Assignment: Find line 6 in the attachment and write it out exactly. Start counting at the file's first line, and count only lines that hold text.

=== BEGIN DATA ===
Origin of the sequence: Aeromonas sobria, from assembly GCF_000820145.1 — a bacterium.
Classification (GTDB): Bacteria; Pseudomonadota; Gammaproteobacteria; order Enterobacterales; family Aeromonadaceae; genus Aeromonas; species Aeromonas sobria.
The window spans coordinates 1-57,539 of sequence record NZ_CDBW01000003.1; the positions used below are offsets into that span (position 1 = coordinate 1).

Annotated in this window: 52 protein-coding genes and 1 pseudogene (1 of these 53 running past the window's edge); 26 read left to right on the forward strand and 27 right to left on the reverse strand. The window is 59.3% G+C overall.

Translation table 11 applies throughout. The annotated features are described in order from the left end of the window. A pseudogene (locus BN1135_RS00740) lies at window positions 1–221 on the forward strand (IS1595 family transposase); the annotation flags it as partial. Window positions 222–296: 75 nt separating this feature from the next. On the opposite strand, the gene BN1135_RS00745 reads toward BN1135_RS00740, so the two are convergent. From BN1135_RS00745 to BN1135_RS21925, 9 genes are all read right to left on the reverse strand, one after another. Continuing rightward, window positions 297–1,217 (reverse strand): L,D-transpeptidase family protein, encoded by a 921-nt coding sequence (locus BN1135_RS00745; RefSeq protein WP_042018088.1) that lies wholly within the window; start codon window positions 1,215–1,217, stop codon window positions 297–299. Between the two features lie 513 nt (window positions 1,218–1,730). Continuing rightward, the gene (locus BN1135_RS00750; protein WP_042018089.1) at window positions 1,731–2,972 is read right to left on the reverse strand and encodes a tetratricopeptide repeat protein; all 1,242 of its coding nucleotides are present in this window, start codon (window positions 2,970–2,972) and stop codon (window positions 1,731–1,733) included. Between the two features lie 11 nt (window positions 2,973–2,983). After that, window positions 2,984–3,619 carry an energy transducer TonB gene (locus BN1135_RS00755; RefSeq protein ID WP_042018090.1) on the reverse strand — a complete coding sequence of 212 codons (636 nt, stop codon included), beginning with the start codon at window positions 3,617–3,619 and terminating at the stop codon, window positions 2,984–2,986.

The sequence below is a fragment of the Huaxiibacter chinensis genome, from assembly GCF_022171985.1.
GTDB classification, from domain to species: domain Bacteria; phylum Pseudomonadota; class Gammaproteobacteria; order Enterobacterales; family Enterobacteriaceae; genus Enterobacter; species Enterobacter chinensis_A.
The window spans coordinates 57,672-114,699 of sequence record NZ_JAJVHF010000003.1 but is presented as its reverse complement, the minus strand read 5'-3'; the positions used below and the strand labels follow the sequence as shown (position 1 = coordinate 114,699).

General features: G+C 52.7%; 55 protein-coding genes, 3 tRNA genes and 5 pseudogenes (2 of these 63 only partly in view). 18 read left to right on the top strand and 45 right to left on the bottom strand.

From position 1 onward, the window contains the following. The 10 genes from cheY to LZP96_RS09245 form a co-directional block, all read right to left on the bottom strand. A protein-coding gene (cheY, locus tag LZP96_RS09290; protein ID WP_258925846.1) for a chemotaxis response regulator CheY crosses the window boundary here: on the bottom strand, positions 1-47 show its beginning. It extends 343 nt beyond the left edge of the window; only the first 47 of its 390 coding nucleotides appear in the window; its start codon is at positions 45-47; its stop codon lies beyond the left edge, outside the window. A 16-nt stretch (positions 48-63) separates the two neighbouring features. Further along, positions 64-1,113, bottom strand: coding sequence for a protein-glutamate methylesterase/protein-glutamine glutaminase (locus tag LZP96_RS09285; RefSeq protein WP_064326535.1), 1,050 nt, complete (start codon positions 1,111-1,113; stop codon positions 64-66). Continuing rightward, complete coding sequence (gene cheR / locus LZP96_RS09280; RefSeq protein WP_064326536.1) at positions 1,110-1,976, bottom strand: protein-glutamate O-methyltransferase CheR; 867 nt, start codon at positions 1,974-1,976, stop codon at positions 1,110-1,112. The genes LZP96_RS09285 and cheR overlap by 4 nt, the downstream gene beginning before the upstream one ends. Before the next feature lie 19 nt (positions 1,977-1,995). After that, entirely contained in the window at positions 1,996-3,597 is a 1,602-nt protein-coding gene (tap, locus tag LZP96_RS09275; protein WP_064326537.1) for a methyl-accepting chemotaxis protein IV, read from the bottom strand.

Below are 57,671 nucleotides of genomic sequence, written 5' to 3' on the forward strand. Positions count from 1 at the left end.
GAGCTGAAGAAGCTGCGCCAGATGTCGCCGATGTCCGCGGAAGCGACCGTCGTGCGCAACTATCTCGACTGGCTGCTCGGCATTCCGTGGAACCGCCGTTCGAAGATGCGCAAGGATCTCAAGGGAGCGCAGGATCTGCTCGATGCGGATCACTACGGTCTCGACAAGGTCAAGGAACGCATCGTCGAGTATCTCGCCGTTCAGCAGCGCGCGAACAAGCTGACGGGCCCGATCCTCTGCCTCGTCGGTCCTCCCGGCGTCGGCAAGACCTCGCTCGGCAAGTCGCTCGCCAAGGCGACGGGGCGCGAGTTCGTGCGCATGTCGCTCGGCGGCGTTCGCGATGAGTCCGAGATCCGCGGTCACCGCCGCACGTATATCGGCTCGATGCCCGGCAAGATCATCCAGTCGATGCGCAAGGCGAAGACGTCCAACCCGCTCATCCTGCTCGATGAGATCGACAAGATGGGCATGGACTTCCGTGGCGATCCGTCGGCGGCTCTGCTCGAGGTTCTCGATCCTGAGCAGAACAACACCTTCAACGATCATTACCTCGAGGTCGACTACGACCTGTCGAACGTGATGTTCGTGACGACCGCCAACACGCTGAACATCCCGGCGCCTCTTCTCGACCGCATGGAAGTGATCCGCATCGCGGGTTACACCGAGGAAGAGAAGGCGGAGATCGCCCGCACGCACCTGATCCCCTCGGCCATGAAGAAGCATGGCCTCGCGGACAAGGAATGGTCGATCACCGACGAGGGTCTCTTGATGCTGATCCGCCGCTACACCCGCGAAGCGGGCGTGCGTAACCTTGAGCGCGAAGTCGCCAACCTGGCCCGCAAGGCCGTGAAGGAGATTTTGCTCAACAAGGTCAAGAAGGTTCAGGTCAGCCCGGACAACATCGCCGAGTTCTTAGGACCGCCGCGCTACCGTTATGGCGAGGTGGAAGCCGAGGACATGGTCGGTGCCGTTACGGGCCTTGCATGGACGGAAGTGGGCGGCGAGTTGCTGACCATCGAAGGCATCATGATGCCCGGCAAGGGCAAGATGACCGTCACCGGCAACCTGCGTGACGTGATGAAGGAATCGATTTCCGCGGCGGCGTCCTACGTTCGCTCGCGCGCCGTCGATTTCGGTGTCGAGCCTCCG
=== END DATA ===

The sequence below is a fragment of the Huaxiibacter chinensis genome, from assembly GCF_022171985.1.